XB-ART-20704Dev Biol. October 1, 1994; 165 (2): 432-41.
Cardiac troponin I is a heart-specific marker in the Xenopus embryo: expression during abnormal heart morphogenesis.
Cardiac troponin I (troponin Ic) expression is restricted to the heart at all stages of Xenopus development. Whole-mount in situ hybridization and Northern blot analysis indicates that troponin Ic is first expressed in tailbud embryos (stage 28) about the time of the first cytological heart differentiation and about 24 hr before beating tissue is observed. We have used this marker to examine abnormal heart morphogenesis in embryos treated with retinoic acid and lithium. When retinoic acid is administered to embryos prior to heart specification, heart tissue is reduced and often completely ablated. When embryos are treated after heart specification, but before the heart primordium migrates to the ventral midline, the migration is unaffected but smaller, abnormal hearts result. Lithium treatment of cleavage stage embryos causes an increase in heart tissue. In severely dorsalized embryos, heart tissue can be found around the entire embryo with the exception of a small gap at the most dorsal point. This gap indicates that migration of the heart to the ventral midline does not occur in these embryos. Later in development, a centrally located, beating heart is observed in dorsalized embryos. The timing of its appearance suggests that it is formed by movements normally associated with heart morphogenesis rather than migration.
PubMed ID: 7958411
Article link: Dev Biol.
Grant support: HD0729666-02 NICHD NIH HHS , HD25179 NICHD NIH HHS
Genes referenced: rara tnni3
Article Images: [+] show captions
|tnni3 <troponin I type 3 (cardiac) > expression in Xenopus laevis embryo, stage 35&36, in situ hybridization, lateral view, anterior left. Copyright © Paul A. Krieg|
|FIG. 2. Expression of troponin Ic (blue stain) is limited to the heart in Xenopus embryos. Troponin Ic expression was visualized by whole mount in situ hybridization using a digoxygenin-labeled antisense troponin Ic RNA. (A) A stage 28-30 Xenopu.5 embryo showing that troponin Ic is expressed when the heart is still a simple tube. (B) Magnified view of (A) showing that expression is limited to the heart. (C) A stage 36 Xenopu.s embryo showing expression when the heart has the characteristic S shape as a result of looping. (D) Troponin Ic expression in a differentiated heart (stage 41).|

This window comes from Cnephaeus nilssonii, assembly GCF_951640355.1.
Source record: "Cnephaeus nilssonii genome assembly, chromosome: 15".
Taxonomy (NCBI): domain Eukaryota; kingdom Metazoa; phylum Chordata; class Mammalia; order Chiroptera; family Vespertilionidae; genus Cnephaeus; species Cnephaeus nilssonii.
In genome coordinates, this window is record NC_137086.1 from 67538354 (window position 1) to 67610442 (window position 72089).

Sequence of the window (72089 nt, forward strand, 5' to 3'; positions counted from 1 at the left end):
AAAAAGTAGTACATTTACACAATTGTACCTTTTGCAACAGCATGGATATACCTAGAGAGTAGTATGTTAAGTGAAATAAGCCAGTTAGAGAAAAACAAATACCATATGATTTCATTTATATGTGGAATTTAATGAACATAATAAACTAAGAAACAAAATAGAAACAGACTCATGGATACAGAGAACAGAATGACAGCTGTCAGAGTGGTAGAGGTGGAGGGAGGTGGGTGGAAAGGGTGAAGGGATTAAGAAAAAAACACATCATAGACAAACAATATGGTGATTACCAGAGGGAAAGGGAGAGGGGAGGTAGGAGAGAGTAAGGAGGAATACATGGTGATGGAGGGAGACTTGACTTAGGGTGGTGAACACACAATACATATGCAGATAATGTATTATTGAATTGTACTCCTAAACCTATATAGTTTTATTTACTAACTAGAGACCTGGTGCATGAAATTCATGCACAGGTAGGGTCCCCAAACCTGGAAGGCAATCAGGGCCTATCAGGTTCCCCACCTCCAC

|FIG. 3. Expression profile of cardiac troponin I transcripts during early development. An RNA blot, containing approximately 10 ug of poly(A)+RNA per lane, was hybridized with random-primed troponin Ic probes. The positions of the 18S and 28S RNAs are indicated. Lanes are labeled with numbers corresponding to Xenopus embryonic stages (Nieuwkoop and Faber, 1967).|
|FIG. 4. Heart morphology in embryos treated with retinoic acid. The heart morphology of control embryos at stage 38 is seen in (A), with an enlarged view of a control heart in (D). At the equivalent stage, embryos that were treated with 10 I-'M RA at stage 10.5 (B) have hearts which are extremely reduced in size or absent (bottom embryo). An enlarged view (E) shows the significant reduction in heart size in RA-treated embryos. Note that many other anterior structures are also absent. (C) Embryos at the equivalent of stage 38 that were treated with 10uM RA at stage 15. These show almost normal morphology of anterior structures but the hearts are smaller than those in control embryos. The enlarged view (F) shows a failure of the heart to separate into distinct chambers. In all RA treatments, the heart tissue migrated to the ventral midline.|
|FIG. 5. Retinoic acid-treated embryos have abnormal hearts. The heart (h) of a normal stage 38 embryo in longitudinal section (A) is multichambered and is flattened against the gut (see Fig. 6). In (B), the heart (h) of the retinoic acid -treated embryo has a single large chamber that does not appear to have any of the normal constrictions or looping associated with normal cardiac morphogenesis. In both embryos anterior is to the left as indicated by tbe position of the cement gland (cg).|
|FIG. 6. Retinoic acid effects upon cardiac and lymph heart size. (A) The location of the cardiac muscle and the lymph heart in a normal embryo. (B) With increasing doses of retinoic acid, the length of the cardiac muscle diminishes and the length of the lymph heart increases. Error bars represent +1 SD.|
|F IG. 7. Expression of troponin 1c in lithium-treated embryos, (A) The heart in a stage 28/30 control embryo, Note that it has already formed a simple tube at the ventral midline. (B) A DAI 8 embryo that has an enlarged heart region. Cardiac tissue is absent on the dorsal side of the embryo and has not fused at the ventral midline. (C) A top view of a DAI 9 embryo showing the distribution of heart tissue (arrowheads). Although not visible in its entirety in this view, the heart forms a ring that could be detected around the entire circumference with the exception of a gap (g) on the dorsal side. The heart tissue is just beneath the surface, indicating that it has not involuted. (D) A stage 38 control embryo with the heart undergoing looping and deformations that result in the final morphology. (E) A DAI 9 embryo viewed from the side. The heart now appears radial and is moving to the final location at the center of the embryo. The timing of this movement corresponds to the normal looping and folding events, rather than migration to the ventral midline. (F) A stage 38 DAI 8 embryo with an almost radial heart. The heart has begun to move to the center of the embryo but the most dorsal side of the embryo (arrow) is still thin.|